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Big Box Birds

By MARY BILDERBACK | Nov 01, 2017

Preface: It’s hard not to notice that natural patterns are changing in our world – fast. We find seagulls in our parking lots and pigeons on our beaches. We’re losing species. New species might be evolving. This is a piece about one of my favorite new species, “The Birds of Home Depot.”

It’s all here, everything they need: spilled bags of peanuts, thistle and sunflower seed, fresh water in a demo Zen-garden fountain, safe rafters to roost in with no weather to blow them out. No predators to hunt them, just the occasional butt of a janitor’s broom. Nothing to die of but old age and gluttony.

They swoop down through the Lumber Department forests of 2-by-4s, Aisle 1, and over the Aisle 6 kitchen quarries of fake stone. Over the fields of powder room fixtures, through the Garden Center groupings of potted topiary trees and flats of gravid annuals, hybridized to double their bloom. They flutter around vines of red velvet clematis trained onto arbors of interlocking hearts.

Why does my heart ache when I hear them calling from the plastic shelves of paradise?

Outside our kitchen window we put up bird feeders last fall to catch a closer look at our avian others. Juncos and chickadees came, blue jays and cardinals, cowbirds, red-winged blackbirds, and a red-bellied woodpecker at 5 o’clock sharp each afternoon. We learned something of their eating habits and community relations.

Mourning doves hold the ground with chipping sparrows; titmice chat like squeegees on glass; finches (purples and golds) have seasonal wardrobes and prefer thistle seed. Jays sound the alarm when the red-tail hawk drops in. Then the peaceable kindom shatters, and squirrels, hanging inside out and upside down from suet cakes, scoot off-stage to a chestnut oak for cover.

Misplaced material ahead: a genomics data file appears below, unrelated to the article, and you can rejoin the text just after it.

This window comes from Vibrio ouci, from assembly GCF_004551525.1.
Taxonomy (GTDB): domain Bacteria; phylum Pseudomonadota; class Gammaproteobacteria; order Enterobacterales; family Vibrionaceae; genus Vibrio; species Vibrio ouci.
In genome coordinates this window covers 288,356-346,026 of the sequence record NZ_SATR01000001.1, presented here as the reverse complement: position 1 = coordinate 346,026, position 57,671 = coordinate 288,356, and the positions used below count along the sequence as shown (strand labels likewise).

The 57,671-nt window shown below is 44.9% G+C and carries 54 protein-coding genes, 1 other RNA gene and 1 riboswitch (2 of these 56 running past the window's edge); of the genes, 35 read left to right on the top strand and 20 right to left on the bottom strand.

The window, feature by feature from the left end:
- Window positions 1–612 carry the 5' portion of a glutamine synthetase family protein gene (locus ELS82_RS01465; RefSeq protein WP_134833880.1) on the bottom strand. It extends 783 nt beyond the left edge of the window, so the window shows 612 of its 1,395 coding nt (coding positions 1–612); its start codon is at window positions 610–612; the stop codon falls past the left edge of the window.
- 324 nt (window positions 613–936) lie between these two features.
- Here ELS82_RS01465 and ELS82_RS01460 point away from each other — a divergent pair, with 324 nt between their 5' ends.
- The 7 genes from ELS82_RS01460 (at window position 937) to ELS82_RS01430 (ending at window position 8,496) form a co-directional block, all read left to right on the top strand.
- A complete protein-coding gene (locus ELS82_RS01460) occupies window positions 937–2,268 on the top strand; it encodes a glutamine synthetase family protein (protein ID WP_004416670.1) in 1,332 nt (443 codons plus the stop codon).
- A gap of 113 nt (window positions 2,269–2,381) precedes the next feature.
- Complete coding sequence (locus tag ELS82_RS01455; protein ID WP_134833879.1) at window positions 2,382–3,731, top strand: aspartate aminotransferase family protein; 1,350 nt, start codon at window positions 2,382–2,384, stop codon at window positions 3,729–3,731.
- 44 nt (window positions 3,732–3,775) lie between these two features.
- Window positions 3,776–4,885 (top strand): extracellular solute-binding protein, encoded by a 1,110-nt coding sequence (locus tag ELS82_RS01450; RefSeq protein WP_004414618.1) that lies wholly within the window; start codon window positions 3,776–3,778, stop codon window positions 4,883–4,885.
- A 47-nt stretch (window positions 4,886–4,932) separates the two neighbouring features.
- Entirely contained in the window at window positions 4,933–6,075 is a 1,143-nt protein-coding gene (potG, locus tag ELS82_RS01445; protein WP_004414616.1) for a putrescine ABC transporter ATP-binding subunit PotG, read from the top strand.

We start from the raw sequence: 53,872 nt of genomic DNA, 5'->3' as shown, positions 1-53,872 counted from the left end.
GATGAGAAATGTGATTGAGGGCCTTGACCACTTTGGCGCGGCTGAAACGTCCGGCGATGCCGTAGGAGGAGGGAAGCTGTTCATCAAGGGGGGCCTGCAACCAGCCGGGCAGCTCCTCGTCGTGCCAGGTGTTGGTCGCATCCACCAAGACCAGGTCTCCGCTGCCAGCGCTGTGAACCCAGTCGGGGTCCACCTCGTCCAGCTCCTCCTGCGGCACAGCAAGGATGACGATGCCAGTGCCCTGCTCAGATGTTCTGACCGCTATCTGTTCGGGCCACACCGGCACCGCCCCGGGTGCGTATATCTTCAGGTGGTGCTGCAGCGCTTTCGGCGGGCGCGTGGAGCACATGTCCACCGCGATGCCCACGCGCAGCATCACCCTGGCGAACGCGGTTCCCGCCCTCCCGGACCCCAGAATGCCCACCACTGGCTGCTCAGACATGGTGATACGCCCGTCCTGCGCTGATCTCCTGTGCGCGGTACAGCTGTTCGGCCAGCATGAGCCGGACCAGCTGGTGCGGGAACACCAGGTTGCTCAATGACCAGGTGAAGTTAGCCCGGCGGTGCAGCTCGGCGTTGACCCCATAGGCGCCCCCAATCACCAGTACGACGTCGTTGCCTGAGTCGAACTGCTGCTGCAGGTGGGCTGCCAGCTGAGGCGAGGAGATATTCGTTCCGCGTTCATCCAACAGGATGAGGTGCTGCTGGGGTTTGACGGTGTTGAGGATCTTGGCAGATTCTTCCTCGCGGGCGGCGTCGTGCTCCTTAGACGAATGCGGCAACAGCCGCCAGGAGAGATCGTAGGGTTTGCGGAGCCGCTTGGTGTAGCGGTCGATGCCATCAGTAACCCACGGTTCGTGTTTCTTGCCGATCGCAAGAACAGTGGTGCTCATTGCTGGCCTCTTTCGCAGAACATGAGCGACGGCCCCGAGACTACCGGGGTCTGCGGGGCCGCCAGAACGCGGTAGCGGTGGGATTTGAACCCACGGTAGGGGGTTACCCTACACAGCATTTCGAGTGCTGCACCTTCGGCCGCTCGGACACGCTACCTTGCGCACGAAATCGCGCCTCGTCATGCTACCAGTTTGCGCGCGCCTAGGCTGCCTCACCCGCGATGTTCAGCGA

It’s rough out there; there are risks worth staying alive for. From dawn to dusk they come and go. We witness their feathery freedom, which arises, as our freedom does, from unearned benefaction. They are more than their hunger.

They are more than their needs being met by scoops of seed, more than the receiving end of providers’ habitual handouts, more than the antics we describe them by, more than the joy they bring us. They are more than their own well-being.

I want to imagine wild things as I always have – doing the unimaginable when I cannot see them. I know they disappear back under cover of forest and thicket, and re-enter the source of us all. They are released from skins put on to walk among us; under feather, fur and hide is luminous form perfected in formlessness. All their beaks and hooves and whiskers are left on a branch or dropped on the forest floor until we see them again, if they let us see them again.

But these birds, the ones at home in Small Appliances, Aisle 9, who can no longer touch the sky, whose rhythms align with the buying of vacuums and can openers, the ones with eyelids and wings dusty as unsold stock: By what grace do they still soar on the ancient song inside them, unbound by even my longing to set them free?

Mary Bilderback is a member of the biology department at Georgian Court University in Lakewood, N.J.

 

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